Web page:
Background: Gout and serum uric acid are associated with mortality but their simultaneous contributions have not been fully evaluated in the general population.
Purpose: To explore the independent and conjoint relationships of gout and uric acid with mortality in the US population.
Methods: Mortality risks of gout and serum uric acid were determined for 15 773 participants, aged 20 years or older, in the Third National Health and Nutrition Examination Survey by linking baseline information collected during 1988–1994 with mortality data up to 2006. Multivariable Cox proportional hazards regression determined adjusted hazard ratios (HRs) and 95% confidence intervals (CIs) for each exposure and all analyses were conducted in 2011 and 2012.
Results: Compared with subjects without a history of gout, the multivariable HR for subjects with gout were 1.42 (CI 1.12–1.82) for total and 1.58 (CI 1.13–2.19) for cardiovascular mortality. Adjusted HRs per 59.5 µmol/l (1 mg/dl) increase in uric acid were 1.16 (CI 1.10–1.22) for total and cardiovascular mortality and this pattern was consistent across disease categories. In the conjoint analysis, the adjusted HRs for mortality in the highest two uric acid quartiles were 1.64 (CI 1.08–2.51) and 1.77 (CI 1.23–2.55), respectively, for subjects with gout, and were 1.09 (CI 0.87–1.37) and 1.37 (CI (1.11–1.70), respectively, for subjects without gout, compared with those without gout in the lowest quartile. A similar pattern emerged for cardiovascular mortality.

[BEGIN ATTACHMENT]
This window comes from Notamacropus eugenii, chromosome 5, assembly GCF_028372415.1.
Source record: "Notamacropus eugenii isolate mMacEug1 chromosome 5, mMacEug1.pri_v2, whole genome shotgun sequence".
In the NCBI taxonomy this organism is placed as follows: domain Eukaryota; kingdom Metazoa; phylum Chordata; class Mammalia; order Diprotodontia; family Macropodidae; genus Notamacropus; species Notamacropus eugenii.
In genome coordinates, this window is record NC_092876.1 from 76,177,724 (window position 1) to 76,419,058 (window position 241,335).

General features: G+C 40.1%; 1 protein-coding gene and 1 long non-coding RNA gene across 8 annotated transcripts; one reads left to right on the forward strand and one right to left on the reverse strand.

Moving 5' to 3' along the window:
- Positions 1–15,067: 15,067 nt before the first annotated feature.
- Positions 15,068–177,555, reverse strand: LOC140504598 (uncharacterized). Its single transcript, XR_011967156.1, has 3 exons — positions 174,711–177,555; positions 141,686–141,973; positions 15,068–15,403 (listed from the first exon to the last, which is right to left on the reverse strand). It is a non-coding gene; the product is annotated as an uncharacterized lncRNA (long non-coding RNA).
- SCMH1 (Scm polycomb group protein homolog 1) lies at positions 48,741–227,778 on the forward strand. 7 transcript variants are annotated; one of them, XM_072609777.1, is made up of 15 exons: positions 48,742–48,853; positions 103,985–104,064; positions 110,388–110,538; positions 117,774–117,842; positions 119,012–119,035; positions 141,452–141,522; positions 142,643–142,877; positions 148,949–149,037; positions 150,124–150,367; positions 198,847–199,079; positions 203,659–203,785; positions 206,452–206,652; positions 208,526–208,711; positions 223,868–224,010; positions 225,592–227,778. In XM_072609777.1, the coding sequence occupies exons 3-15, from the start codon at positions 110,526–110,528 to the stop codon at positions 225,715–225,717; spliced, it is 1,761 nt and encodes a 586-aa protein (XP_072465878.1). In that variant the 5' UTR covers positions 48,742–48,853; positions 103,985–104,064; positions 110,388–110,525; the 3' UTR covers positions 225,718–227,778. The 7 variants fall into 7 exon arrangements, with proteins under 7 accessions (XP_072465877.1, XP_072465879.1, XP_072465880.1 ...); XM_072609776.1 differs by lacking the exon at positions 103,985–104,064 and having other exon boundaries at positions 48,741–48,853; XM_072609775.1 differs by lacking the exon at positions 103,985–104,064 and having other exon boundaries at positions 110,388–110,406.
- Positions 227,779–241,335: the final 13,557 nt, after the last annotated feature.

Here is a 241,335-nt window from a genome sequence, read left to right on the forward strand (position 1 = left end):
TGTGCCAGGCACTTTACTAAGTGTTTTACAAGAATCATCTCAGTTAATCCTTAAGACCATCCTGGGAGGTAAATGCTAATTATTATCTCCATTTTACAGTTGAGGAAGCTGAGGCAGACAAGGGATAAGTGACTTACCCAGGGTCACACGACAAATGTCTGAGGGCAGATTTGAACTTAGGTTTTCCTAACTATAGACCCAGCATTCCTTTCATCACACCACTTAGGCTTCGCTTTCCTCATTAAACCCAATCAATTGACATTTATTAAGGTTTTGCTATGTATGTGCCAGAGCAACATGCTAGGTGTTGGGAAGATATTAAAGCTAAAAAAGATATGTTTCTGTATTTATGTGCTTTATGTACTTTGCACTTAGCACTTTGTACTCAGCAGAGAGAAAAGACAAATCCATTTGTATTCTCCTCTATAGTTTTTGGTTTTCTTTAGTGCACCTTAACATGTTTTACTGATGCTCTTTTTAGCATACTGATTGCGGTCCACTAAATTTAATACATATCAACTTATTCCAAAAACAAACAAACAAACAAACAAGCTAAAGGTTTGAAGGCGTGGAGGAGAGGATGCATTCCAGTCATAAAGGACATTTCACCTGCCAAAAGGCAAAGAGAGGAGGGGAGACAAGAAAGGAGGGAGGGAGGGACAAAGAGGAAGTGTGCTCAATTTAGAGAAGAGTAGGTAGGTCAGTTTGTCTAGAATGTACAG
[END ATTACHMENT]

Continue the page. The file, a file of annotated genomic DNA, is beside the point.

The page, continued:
Conclusions: Gout and serum uric acid independently associate with total and cardiovascular mortality. These risks increase with rising uric acid concentrations.